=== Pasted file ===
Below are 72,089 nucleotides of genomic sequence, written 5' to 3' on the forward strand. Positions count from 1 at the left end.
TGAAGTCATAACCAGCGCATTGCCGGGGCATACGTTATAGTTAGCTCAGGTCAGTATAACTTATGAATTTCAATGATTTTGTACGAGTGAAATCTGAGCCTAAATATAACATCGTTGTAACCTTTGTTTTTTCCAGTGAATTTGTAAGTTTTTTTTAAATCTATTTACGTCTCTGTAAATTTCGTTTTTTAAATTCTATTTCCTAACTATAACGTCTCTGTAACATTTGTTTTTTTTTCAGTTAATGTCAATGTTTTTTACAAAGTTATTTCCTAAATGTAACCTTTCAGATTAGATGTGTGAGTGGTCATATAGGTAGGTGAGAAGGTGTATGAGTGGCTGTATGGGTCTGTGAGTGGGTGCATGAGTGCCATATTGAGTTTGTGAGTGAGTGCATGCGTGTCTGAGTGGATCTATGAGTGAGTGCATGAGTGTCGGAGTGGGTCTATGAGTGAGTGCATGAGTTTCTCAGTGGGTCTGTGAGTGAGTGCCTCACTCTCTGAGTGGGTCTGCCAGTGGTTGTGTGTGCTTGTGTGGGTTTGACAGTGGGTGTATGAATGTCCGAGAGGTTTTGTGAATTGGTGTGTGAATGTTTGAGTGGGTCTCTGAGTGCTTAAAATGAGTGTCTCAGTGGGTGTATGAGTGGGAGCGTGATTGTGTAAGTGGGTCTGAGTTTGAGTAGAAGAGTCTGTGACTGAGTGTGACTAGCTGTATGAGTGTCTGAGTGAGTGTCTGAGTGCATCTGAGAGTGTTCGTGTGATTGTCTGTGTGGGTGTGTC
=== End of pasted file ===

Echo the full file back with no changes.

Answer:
Below are 72,089 nucleotides of genomic sequence, written 5' to 3' on the forward strand. Positions count from 1 at the left end.
TGAAGTCATAACCAGCGCATTGCCGGGGCATACGTTATAGTTAGCTCAGGTCAGTATAACTTATGAATTTCAATGATTTTGTACGAGTGAAATCTGAGCCTAAATATAACATCGTTGTAACCTTTGTTTTTTCCAGTGAATTTGTAAGTTTTTTTTAAATCTATTTACGTCTCTGTAAATTTCGTTTTTTAAATTCTATTTCCTAACTATAACGTCTCTGTAACATTTGTTTTTTTTTCAGTTAATGTCAATGTTTTTTACAAAGTTATTTCCTAAATGTAACCTTTCAGATTAGATGTGTGAGTGGTCATATAGGTAGGTGAGAAGGTGTATGAGTGGCTGTATGGGTCTGTGAGTGGGTGCATGAGTGCCATATTGAGTTTGTGAGTGAGTGCATGCGTGTCTGAGTGGATCTATGAGTGAGTGCATGAGTGTCGGAGTGGGTCTATGAGTGAGTGCATGAGTTTCTCAGTGGGTCTGTGAGTGAGTGCCTCACTCTCTGAGTGGGTCTGCCAGTGGTTGTGTGTGCTTGTGTGGGTTTGACAGTGGGTGTATGAATGTCCGAGAGGTTTTGTGAATTGGTGTGTGAATGTTTGAGTGGGTCTCTGAGTGCTTAAAATGAGTGTCTCAGTGGGTGTATGAGTGGGAGCGTGATTGTGTAAGTGGGTCTGAGTTTGAGTAGAAGAGTCTGTGACTGAGTGTGACTAGCTGTATGAGTGTCTGAGTGAGTGTCTGAGTGCATCTGAGAGTGTTCGTGTGATTGTCTGTGTGGGTGTGTC